Among the most fascinating, recent discoveries in seismology are the phenomena of dynamically triggered fault slip, including earthquakes, tremor, slow and silent slipduring which little seismic energy is radiatedand low frequency earthquakes. Dynamic triggering refers to the initiation of fault slip by a transient deformation perturbation, most often in the form of passing seismic waves. Determining the frictional constitutive laws and the physical mechanism(s) governing triggered faulting is extremely challenging because slip nucleation depths for tectonic faults cannot be probed directly. Of the spectrum of slip behaviors, triggered slow slip is particularly difficult to characterize due to the absence of significant seismic radiation, implying mechanical conditions different from triggered earthquakes. Slow slip is often accompanied by nonvolcanic tremor in close spatial and temporal proximity. The causal relationship between them has implications for the properties and physics governing the fault slip behavior. We are characterizing the physical controls of triggered slow slip via laboratory experiments using sheared granular media to simulate fault gouge. Granular rock and glass beads are sheared under constant normal stress, while subjected to transient stress perturbation by acoustic waves. Here we describe experiments with glass beads, showing that slow and silent slip can be dynamically triggered on laboratory faults by ultrasonic waves. The laboratory triggering may take place during stable sliding (constant friction and slip velocity) and/or early in the slip cycle, during unstable sliding (stick-slip). Experimental evidence indicates that the nonlinear-dynamical response of the gouge material is responsible for the triggered slow slip.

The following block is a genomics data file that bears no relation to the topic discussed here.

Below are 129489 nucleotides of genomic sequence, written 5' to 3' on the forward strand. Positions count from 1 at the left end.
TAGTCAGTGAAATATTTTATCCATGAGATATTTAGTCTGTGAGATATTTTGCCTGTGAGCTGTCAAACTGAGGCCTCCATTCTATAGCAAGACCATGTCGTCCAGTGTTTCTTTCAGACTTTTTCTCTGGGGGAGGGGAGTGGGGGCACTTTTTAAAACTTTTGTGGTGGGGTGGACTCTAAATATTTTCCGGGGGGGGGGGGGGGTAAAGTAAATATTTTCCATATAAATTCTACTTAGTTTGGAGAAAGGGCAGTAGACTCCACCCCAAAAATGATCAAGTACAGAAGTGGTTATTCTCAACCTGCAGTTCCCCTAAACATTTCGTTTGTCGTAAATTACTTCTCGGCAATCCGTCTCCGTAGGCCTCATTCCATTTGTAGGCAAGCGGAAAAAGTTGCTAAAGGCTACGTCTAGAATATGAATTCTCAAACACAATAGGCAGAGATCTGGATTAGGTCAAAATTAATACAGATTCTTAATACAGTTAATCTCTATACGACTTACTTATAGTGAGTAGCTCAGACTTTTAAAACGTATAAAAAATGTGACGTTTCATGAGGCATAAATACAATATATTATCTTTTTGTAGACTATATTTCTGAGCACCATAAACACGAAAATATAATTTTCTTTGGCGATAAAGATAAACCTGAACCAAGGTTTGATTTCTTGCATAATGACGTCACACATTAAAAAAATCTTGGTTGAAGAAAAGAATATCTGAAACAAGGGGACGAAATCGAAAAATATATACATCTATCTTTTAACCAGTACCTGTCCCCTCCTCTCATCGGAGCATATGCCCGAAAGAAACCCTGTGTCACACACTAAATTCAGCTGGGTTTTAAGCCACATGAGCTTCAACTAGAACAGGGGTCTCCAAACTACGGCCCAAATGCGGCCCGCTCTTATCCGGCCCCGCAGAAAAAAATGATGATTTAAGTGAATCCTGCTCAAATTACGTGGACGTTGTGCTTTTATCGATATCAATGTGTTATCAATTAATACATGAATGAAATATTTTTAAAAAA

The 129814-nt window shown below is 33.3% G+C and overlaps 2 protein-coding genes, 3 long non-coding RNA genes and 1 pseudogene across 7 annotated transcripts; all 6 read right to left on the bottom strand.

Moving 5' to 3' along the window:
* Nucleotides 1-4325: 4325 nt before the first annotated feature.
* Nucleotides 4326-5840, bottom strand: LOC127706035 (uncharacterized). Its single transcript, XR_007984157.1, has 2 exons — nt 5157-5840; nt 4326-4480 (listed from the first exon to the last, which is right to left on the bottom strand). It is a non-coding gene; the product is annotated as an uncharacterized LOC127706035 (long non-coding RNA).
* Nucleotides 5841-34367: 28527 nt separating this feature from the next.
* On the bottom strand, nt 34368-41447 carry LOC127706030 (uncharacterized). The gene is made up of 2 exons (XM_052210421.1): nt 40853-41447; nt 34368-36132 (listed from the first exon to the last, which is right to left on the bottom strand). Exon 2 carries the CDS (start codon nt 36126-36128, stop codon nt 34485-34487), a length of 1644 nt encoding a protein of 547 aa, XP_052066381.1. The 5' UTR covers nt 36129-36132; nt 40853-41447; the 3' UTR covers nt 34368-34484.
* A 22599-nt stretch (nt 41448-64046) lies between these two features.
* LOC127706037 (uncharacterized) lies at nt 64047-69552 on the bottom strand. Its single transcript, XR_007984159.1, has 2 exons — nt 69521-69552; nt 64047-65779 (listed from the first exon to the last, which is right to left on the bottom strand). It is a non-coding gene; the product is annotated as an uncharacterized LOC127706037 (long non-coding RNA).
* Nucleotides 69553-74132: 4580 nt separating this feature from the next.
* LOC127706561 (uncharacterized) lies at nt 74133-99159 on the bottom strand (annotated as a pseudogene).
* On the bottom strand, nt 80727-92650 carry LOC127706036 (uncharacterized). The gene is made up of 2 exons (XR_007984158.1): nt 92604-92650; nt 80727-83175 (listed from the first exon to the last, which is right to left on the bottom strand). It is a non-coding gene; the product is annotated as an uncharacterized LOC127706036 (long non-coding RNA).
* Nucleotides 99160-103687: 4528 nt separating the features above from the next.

All Science Journal Classification (ASJC) codes
- Geochemistry and Petrology
- Earth and Planetary Sciences (miscellaneous)
- Space and Planetary Science